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For other uses, see Swatch (disambiguation).
Swatch Ltd
Industry Watchmaking
Founded 1983; 33 years ago (1983)
Founder Nicolas Hayek
Headquarters Biel, Switzerland
Key people
Nick Hayek, Jr. (Chairman, President)
Products Wristwatches
Parent The Swatch Group
Subsidiaries Flik Flak

Swatch is a Swiss watchmaker founded in 1983 by Nicolas Hayek, and is subsidiary of The Swatch Group.

The manufacturer is one of the key roles that ended the quartz crisis of the 1980s.


Swatch Store

"Swatch" began development in the early 1980s, under the leadership of the then ETA SA's CEO, Ernst Thomke with a small team of enthusiastic watch engineers led by Elmar Mock and Jacques Müller.[1]

Conceived at the beginning as a standard timekeeper in plastic, Franz Sprecher,[2] a marketing consultant hired by Thomke to give the project an outsider's consideration, soon led the project into what it has become: a trendy line of watches with a full brand identity and marketing concept—instead of developing just another watch collection, which could have soon been matched by the competition.

Swatch was originally intended to re-capture entry level market share lost by Swiss manufacturers during the quartz crisis and the subsequent growth of Japanese companies such as Seiko and Citizen in the 1960s and 1970s, and to re-popularize analog watches at a time when digital watches had achieved wide popularity. The launch of the Swatch brand in 1983 was marked by bold new styling, design and marketing.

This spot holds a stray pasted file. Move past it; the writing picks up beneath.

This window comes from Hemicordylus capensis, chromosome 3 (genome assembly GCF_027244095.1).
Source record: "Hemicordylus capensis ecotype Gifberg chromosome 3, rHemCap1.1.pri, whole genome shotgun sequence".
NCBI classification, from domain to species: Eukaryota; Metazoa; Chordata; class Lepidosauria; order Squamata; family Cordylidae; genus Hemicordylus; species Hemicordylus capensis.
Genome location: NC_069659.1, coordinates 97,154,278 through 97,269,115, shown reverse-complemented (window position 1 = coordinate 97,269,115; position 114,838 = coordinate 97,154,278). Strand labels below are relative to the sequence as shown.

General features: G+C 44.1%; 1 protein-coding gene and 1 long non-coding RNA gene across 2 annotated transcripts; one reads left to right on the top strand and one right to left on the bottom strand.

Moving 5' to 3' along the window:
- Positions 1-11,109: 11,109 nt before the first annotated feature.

Lebanese entrepreneur, Nicolas G. Hayek, who, with a group of Swiss investors, took over a majority shareholding of Swatch during 1985 in the then, between ASUAG and SSIH, newly consolidated group under the name Societe Suisse de Microelectronique et d'Horlogerie, or SMH, became Chairman of the board of directors and CEO in 1986 (who later significantly changed its name to Swatch Group), further masterminded its development to reach its now major worldwide Swiss watch brand status within the lower end of watch prices.

This combination of marketing and manufacturing expertise restored Switzerland as a major player in the world wristwatch market. Synthetic materials were used for the watchcases as well as a new ultra-sonic welding process and assembly technology. The number of components was reduced from 91 or more to 51, with no loss of accuracy.[3] The Swatch watch was also known as the savior, to many of the swatch-watch style fans.

In 2015, Swatch announced the Group was planning to start selling a smartwatch, potentially pitting the Swiss maker of colorful plastic timepieces against the debut of the Apple Watch.[4]


The name "Swatch" is a contraction of "Second Watch" – coined by Nichole Lopez[5] because the new watch was introduced with a new concept of watches as casual, fun, and relatively disposable accessories.[6]

First collection[edit]

The first collection of twelve Swatch models was introduced on 1 March 1983 in Zürich, Switzerland. Initially the price ranged from CHF 39.90 to CHF 49.90 but was standardized to CHF 50.00 in autumn of the same year. Sales targets were set to one million timepieces for 1983 and 2.5 million the year after. With an aggressive marketing campaign and a very reasonable price for a Swiss-made watch, it gained instant popularity in its home market. Compared to conventional watches, a Swatch was 80% cheaper to produce by fully automating assembly and reducing the number of parts from the usual 91 or more to only 51 components.